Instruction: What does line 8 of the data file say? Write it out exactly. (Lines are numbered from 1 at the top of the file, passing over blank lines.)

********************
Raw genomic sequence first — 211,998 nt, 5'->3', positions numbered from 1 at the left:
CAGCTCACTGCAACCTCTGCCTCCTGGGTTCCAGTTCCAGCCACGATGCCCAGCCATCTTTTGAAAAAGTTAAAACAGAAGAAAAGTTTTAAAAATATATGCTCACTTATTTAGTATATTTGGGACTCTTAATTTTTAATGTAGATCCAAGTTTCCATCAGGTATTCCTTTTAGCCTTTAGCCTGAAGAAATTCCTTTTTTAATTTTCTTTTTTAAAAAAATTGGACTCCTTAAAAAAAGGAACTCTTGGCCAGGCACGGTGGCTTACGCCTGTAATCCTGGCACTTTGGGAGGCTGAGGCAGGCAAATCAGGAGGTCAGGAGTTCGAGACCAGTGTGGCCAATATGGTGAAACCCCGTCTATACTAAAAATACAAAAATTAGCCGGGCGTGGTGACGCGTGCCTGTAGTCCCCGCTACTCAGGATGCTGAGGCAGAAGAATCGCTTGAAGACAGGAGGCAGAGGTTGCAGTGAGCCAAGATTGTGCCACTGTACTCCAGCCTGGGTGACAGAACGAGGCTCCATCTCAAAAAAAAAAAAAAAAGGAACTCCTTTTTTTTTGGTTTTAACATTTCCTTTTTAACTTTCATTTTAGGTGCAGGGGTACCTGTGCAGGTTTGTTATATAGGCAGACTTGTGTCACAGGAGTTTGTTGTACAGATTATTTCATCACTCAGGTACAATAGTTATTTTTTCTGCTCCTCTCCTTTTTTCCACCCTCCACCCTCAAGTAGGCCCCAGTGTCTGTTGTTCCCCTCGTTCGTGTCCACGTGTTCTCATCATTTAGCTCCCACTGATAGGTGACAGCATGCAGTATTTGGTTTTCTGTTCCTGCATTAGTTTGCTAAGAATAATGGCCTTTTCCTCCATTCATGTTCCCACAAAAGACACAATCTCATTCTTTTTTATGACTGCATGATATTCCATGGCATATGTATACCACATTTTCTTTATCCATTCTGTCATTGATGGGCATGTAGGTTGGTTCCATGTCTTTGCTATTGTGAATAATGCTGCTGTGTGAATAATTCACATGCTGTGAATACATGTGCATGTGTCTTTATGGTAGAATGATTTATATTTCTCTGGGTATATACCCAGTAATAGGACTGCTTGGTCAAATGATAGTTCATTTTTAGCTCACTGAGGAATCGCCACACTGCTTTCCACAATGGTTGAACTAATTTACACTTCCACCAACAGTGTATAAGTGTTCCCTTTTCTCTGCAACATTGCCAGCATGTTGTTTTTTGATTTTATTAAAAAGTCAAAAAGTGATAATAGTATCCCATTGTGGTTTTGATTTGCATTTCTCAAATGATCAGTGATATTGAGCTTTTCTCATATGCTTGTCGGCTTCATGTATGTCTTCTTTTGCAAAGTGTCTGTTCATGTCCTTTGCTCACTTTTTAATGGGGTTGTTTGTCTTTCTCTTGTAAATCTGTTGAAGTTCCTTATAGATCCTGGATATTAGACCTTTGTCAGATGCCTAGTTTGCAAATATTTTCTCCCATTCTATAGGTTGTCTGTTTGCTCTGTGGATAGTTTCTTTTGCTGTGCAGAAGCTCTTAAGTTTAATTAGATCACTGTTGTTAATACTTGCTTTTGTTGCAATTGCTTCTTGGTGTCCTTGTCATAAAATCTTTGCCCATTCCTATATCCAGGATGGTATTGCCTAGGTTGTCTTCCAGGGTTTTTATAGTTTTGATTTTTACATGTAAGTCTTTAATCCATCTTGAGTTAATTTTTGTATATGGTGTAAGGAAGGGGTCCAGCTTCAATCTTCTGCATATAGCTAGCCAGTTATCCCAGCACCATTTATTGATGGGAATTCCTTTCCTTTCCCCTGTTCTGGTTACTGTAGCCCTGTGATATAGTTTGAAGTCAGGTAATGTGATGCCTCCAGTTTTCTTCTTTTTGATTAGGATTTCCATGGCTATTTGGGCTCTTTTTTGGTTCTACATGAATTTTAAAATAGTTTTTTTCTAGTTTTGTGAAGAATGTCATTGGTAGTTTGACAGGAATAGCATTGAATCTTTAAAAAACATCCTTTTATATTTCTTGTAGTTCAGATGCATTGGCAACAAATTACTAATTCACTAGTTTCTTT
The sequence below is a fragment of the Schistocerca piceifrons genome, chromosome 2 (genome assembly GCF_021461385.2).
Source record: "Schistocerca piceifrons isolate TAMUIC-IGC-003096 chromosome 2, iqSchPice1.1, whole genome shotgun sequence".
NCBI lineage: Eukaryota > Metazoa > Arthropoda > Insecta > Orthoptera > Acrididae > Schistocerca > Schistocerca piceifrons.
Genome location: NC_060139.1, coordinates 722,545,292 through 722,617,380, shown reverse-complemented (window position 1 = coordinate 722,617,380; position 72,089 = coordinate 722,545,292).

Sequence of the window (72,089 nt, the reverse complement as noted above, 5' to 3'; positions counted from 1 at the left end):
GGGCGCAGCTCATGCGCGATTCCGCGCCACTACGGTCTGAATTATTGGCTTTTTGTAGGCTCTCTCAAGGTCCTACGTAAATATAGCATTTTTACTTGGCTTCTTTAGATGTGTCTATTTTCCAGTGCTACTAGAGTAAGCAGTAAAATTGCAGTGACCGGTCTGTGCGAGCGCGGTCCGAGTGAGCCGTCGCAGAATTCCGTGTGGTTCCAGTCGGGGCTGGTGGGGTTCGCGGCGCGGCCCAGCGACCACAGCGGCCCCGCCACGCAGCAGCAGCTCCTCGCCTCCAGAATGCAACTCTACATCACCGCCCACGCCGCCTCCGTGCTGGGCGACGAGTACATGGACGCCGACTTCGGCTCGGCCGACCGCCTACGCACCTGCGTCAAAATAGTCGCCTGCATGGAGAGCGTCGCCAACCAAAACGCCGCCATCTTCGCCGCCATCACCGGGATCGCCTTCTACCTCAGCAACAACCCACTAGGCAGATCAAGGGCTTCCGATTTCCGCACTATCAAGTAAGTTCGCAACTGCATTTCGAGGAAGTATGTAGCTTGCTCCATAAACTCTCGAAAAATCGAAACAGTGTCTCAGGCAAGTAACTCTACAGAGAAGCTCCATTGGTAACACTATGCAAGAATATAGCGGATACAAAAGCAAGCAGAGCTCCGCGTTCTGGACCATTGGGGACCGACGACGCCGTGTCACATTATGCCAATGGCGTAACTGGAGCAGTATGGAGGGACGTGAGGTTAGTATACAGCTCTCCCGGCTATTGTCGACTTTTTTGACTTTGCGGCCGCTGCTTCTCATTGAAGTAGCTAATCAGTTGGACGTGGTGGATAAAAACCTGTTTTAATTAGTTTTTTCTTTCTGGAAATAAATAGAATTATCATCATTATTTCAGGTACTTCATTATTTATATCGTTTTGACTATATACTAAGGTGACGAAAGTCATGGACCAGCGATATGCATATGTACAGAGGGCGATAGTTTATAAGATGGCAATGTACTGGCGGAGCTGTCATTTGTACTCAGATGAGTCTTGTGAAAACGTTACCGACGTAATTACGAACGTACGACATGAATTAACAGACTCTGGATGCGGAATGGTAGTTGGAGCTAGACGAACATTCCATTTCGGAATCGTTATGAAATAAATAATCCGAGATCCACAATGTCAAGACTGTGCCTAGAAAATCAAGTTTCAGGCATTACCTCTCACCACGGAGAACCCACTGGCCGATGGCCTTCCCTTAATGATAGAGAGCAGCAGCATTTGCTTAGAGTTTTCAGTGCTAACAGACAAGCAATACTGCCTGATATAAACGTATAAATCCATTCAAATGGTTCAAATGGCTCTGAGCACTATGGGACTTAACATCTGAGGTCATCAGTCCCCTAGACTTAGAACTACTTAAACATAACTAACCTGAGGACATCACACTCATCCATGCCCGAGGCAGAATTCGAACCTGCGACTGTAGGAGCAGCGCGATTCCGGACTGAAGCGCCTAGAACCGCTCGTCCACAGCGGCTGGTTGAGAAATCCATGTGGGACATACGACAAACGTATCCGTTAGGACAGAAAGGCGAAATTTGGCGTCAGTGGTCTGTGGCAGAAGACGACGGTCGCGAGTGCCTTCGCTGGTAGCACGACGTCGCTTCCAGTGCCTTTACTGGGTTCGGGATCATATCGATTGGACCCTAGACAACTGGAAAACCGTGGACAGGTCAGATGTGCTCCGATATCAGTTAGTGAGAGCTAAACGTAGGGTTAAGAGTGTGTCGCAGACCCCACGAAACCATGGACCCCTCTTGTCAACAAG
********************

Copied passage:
GGGCGCAGCTCATGCGCGATTCCGCGCCACTACGGTCTGAATTATTGGCTTTTTGTAGGCTCTCTCAAGGTCCTACGTAAATATAGCATTTTTACTTGGCTTCTTTAGATGTGTCTATTTTCCAGTGCTACTAGAGTAAGCAGTAAAATTGCAGTGACCGGTCTGTGCGAGCGCGGTCCGAGTGAGCCGTCGCAGAATTCCGTGTGGTTCCAGTCGGGGCTGGTGGGGTTCGCGGCGCGGCCCAGCGACCACAGCGGCCCCGCCACGCAGCAGCAGCTCCTCGCCTCCAGAATGCAACTCTACATCACCGCCCACGCCGCCTCCGTGCTGGGCGACGAGTACATGGACGCCGACTTCGGCTCGGCCGACCGCCTACGCACCTGCGTCAAAATAGTCGCCTGCATGGAGAGCGTCGCCAACCAAAACGCCGCCATCTTCGCCGCCATCACCGGGATCGCCTTCTACCTCAGCAACAACCCACTAGGCAGATCAAGGGCTTCCGATTTCCGCACTATCAAGTAAGTTCGCAACTGCATTTCGAGGAAGTATGTAGCTTGCTCCATAAACTCTCGAAAAATCGAAACAGTGTCTCAGGCAAGTAACTCTACAGAGAAGCTCCATTGGTAACACTATGCAAGAATATAGCGGATACAAAAGCAAGCAGAGCTCCGCGTTCTGGACCATTGGGGACCGACGACGCCGTGTCACATTATGCCAATGGCGTAACTGGAGCAGTATGGAGGGACGTGAGGTTAGTATACAGCTCTCCCGGCTATTGTCGACTTTTTTGACTTTGCGGCCGCTGCTTCTCATTGAAGTAGCTAATCAGTTGGACGTGGTGGATAAAAACCTGTTTTAATTAGTTTTTTCTTTCTGGAAATAAATAGAATTATCATCATTATTTCAGGTACTTCATTATTTATATCGTTTTGACTATATACTAAGGTGACGAAAGTCATGGACCAGCGATATGCATATGTACAGAGGGCGATAGTTTATAAGATGGCAATGTACTGGCGGAGCTGTCATTTGTACTCAGATGAGTCTTGTGAAAACGTTACCGACGTAATTACGAACGTACGACATGAATTAACAGACTCTGGATGCGGAATGGTAGTTGGAGCTAGACGAACATTCCATTTCGGAATCGTTATGAAATAAATAATCCGAGATCCACAATGTCAAGACTGTGCCTAGAAAATCAAGTTTCAGGCATTACCTCTCACCACGGAGAACCCACTGGCCGATGGCCTTCCCTTAATGATAGAGAGCAGCAGCATTTGCTTAGAGTTTTCAGTGCTAACAGACAAGCAATACTGCCTGATATAAACGTATAAATCCATTCAAATGGTTCAAATGGCTCTGAGCACTATGGGACTTAACATCTGAGGTCATCAGTCCCCTAGACTTAGAACTACTTAAACATAACTAACCTGAGGACATCACACTCATCCATGCCCGAGGCAGAATTCGAACCTGCGACTGTAGGAGCAGCGCGATTCCGGACTGAAGCGCCTAGAACCGCTCGTCCACAGCGGCTGGTTGAGAAATCCATGTGGGACATACGACAAACGTATCCGTTAGGACAGAAAGGCGAAATTTGGCGTCAGTGGTCTGTGGCAGAAGACGACGGTCGCGAGTGCCTTCGCTGGTAGCACGACGTCGCTTCCAGTGCCTTTACTGGGTTCGGGATCATATCGATTGGACCCTAGACAACTGGAAAACCGTGGACAGGTCAGATGTGCTCCGATATCAGTTAGTGAGAGCTAAACGTAGGGTTAAGAGTGTGTCGCAGACCCCACGAAACCATGGACCCCTCTTGTCAACAAG